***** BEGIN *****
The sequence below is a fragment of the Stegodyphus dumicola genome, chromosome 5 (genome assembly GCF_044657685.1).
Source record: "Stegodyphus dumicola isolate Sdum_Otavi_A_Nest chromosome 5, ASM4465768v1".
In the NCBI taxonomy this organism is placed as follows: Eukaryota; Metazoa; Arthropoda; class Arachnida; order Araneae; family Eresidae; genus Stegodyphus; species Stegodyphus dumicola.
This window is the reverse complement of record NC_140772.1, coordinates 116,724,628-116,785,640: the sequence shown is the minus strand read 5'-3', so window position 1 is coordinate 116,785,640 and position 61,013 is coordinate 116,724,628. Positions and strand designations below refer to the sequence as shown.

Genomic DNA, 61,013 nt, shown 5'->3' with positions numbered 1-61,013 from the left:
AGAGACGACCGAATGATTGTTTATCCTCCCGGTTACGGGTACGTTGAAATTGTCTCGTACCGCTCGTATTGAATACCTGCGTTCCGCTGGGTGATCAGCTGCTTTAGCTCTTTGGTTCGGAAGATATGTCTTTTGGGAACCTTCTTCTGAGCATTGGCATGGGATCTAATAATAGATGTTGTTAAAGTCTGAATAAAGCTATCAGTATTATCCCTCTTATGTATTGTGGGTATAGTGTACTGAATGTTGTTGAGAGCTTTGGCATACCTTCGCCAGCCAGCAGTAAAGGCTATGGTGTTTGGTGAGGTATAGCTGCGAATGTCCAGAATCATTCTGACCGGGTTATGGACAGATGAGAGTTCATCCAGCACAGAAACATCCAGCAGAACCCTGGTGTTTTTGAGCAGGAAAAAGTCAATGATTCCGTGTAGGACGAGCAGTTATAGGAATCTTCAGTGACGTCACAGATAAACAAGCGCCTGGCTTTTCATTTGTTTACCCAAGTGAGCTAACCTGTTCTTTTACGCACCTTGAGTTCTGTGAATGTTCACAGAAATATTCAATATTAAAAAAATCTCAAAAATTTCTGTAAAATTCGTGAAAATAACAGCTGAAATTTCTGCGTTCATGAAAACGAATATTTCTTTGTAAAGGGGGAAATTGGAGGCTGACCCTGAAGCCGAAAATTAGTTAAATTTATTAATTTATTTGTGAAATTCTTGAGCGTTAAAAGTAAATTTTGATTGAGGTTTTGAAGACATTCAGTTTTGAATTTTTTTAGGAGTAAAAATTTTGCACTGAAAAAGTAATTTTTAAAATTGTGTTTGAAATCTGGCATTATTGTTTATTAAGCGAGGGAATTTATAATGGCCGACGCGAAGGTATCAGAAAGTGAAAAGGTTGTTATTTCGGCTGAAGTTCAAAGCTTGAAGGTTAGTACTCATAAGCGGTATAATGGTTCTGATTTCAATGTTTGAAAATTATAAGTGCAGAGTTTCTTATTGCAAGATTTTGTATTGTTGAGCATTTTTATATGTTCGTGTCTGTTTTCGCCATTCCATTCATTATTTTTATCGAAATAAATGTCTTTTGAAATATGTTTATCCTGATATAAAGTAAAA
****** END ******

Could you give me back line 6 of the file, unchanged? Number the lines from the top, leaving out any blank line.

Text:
AGAGACGACCGAATGATTGTTTATCCTCCCGGTTACGGGTACGTTGAAATTGTCTCGTACCGCTCGTATTGAATACCTGCGTTCCGCTGGGTGATCAGCTGCTTTAGCTCTTTGGTTCGGAAGATATGTCTTTTGGGAACCTTCTTCTGAGCATTGGCATGGGATCTAATAATAGATGTTGTTAAAGTCTGAATAAAGCTATCAGTATTATCCCTCTTATGTATTGTGGGTATAGTGTACTGAATGTTGTTGAGAGCTTTGGCATACCTTCGCCAGCCAGCAGTAAAGGCTATGGTGTTTGGTGAGGTATAGCTGCGAATGTCCAGAATCATTCTGACCGGGTTATGGACAGATGAGAGTTCATCCAGCACAGAAACATCCAGCAGAACCCTGGTGTTTTTGAGCAGGAAAAAGTCAATGATTCCGTGTAGGACGAGCAGTTATAGGAATCTTCAGTGACGTCACAGATAAACAAGCGCCTGGCTTTTCATTTGTTTACCCAAGTGAGCTAACCTGTTCTTTTACGCACCTTGAGTTCTGTGAATGTTCACAGAAATATTCAATATTAAAAAAATCTCAAAAATTTCTGTAAAATTCGTGAAAATAACAGCTGAAATTTCTGCGTTCATGAAAACGAATATTTCTTTGTAAAGGGGGAAATTGGAGGCTGACCCTGAAGCCGAAAATTAGTTAAATTTATTAATTTATTTGTGAAATTCTTGAGCGTTAAAAGTAAATTTTGATTGAGGTTTTGAAGACATTCAGTTTTGAATTTTTTTAGGAGTAAAAATTTTGCACTGAAAAAGTAATTTTTAAAATTGTGTTTGAAATCTGGCATTATTGTTTATTAAGCGAGGGAATTTATAATGGCCGACGCGAAGGTATCAGAAAGTGAAAAGGTTGTTATTTCGGCTGAAGTTCAAAGCTTGAAGGTTAGTACTCATAAGCGGTATAATGGTTCTGATTTCAATGTTTGAAAATTATAAGTGCAGAGTTTCTTATTGCAAGATTTTGTATTGTTGAGCATTTTTATATGTTCGTGTCTGTTTTCGCCATTCCATTCATTATTTTTATCGAAATAAATGTCTTTTGAAATATGTTTATCCTGATATAAAGTAAAA